An auto-double is a two-hit normal activated by a single button press. It is aptly named, since you automatically get two hits for each button you press. It is only available while the combo system is activated, so auto-doubles cannot be done until an opener has started a combo, and you can only perform auto-doubles if your opponent is grounded.
To demonstrate what an auto-double looks like, the video does an opener and then immediately press HK. If you press the button early enough, two heavy kicks should connect. These normals often look pretty similar to your character’s regular normals. In fact, most of the time, an auto-double for a given strength will look like two of your character's close, far, or crouching normals for the button pressed, performed in rapid sequence.
An important thing to realize is how early the button must be pressed to trigger an auto-double. You must input the button before the active frames of the move preceding the auto-double are completed. You are effectively normal canceling a special move. It is quite common to input auto-doubles too slow at first, because pressing normal attacks during special moves is not common behavior for Street Fighter players. Just like how normals are special-cancelable, it really helps to think of specials as normal-cancelable within a combo sequence.
Each character has six auto-doubles, representing each of the six buttons in the game. It doesn’t matter if you are crouching or standing, the auto-double does not change. The damage done by an auto-double is equal to two hits of a normal move. So, for example, a heavy punch auto-double does two heavy punches worth of damage.
The difference between the different strengths of auto-doubles is important to understand. Heavy auto-doubles are slow and each hit delivers an audible “thunk” that will become easier to recognize as you play more matches. They are the easiest auto-doubles to recognize because of their slow, deliberate pace and often exaggerated animations. Medium auto-doubles are slightly faster than heavies with a slightly more subtle audio cue. To an untrained player, medium auto-doubles can look similar to heavy auto-doubles, especially in a fast-paced match. Light auto-doubles are very fast and the faster sound effect feels more like a soft “pat” for each hit. As a defender looking to combo break these attacks, you will have to learn how to recognize auto-doubles based on audio cues, visual cues, player habits, or most likely a combination of all three.
Lastly, auto-doubles only trigger if the previous move hit. This means if your opener missed, was blocked, or hit an airborne opponent, pressing a button for an auto-double will do nothing. This is one of Killer Instinct's primary option selects; after each opener, you should input a follow-up of your choosing regardless of whether you expect the opener to hit. If the opener hits, you will continue with your combo, and on block, the game will ignore your input. It's a good way to lessen the effort required for starting combos off openings in the mid-range, but be sure to switch between auto-double buttons on occasion, or you will become predictable.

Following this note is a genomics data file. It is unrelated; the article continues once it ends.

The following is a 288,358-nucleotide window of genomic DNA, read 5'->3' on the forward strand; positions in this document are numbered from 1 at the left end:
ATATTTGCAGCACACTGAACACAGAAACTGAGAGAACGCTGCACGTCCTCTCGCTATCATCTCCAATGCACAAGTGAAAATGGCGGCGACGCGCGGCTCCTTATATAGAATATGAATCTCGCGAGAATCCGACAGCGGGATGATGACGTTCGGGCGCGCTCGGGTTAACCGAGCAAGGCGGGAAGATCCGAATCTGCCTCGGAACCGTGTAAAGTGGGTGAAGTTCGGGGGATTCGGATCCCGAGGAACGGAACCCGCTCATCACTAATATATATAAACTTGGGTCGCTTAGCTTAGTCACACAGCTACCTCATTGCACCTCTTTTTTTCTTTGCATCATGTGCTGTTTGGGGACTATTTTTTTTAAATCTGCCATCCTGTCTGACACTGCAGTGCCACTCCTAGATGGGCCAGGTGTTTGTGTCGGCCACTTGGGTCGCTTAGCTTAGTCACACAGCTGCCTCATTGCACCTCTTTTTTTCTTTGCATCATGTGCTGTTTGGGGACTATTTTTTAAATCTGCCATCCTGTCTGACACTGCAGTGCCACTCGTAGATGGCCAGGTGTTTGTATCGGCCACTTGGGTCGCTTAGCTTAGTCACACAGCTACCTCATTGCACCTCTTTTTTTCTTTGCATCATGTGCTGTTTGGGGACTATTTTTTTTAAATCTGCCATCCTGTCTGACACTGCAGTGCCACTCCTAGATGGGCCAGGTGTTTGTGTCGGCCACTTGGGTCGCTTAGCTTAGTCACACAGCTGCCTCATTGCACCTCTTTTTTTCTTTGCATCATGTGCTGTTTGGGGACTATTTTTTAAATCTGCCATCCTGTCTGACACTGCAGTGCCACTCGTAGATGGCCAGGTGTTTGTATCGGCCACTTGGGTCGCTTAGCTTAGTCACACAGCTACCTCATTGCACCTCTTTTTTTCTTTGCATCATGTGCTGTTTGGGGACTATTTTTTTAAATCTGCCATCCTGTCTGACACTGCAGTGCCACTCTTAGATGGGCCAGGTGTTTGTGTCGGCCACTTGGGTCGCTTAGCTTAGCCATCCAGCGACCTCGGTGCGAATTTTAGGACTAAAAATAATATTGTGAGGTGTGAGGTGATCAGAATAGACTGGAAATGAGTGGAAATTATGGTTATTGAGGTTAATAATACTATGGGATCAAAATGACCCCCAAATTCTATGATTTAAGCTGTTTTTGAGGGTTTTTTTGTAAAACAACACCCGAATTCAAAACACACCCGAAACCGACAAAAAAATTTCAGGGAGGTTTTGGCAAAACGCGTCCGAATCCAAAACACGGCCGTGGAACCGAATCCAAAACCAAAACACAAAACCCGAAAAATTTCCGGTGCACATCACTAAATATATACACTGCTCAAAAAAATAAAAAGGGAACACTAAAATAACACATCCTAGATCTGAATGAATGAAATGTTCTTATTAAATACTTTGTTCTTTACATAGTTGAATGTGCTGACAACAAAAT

So, what happens if you input another special move after this auto-double?
A linker is just a fancy name for a special move that continues the combo sequence. Linkers are special-canceled from normals in a combo sequence, such as the second hit of an auto-double, but not every special move can be used as a linker. Like openers, special moves that have been designated as linkers tend to keep the opponent grounded. In fact, if a special move is an opener, there’s a very good chance it can also be a linker, and vice versa. However, it is very important to note that a special move used as a linker has different properties and often different animations than the same special move used as an opener. Once you've entered the combo system, your buttons all do different things.
Like your special moves outside of a combo, and also like auto-doubles, linkers have three strengths. You perform a light linker and medium linker by inputting the special move with your light button or your medium button (punch or kick, depending on the linker’s command), as expected. However, you input a heavy linker by holding down either light or medium for a short period of time. This is because inputting a special move with a heavy button during a combo performs an ender. If you are a Street Fighter veteran, it may feel weird to actively avoid doing mid-combo special moves with your heavy buttons, since they are very frequently used for high-damage combos. However, in KI, you want to input special moves with HP and HK only when you're ready for your combo to be over.
Just like auto-doubles, light, medium, and heavy linkers all look different in some way, so they can be identified by the defense for combo breaking purposes. The most common way they are different is they will hit a different number of times: almost always 1 hit for light, 2 hits for medium, and 3 hits for heavy. Some linkers will hit a different number of times (such as 2, 3, and 4 times), but these cases are very rare. Some linkers increase the number of hits very subtly and quickly, which can be pretty difficult to tell apart in the middle of a match, while others will animate the character slowly winding up multiple versions of his special move back-to-back, which can be considerably easier to see. Heavy linkers are slow enough to usually be combo breakable on reaction, but it is virtually impossible to react to light (and even many medium) linkers during a high-paced KI match.
So, you’ve done an opener, then canceled the opener into an auto-double, then canceled the auto-double into a linker. What now?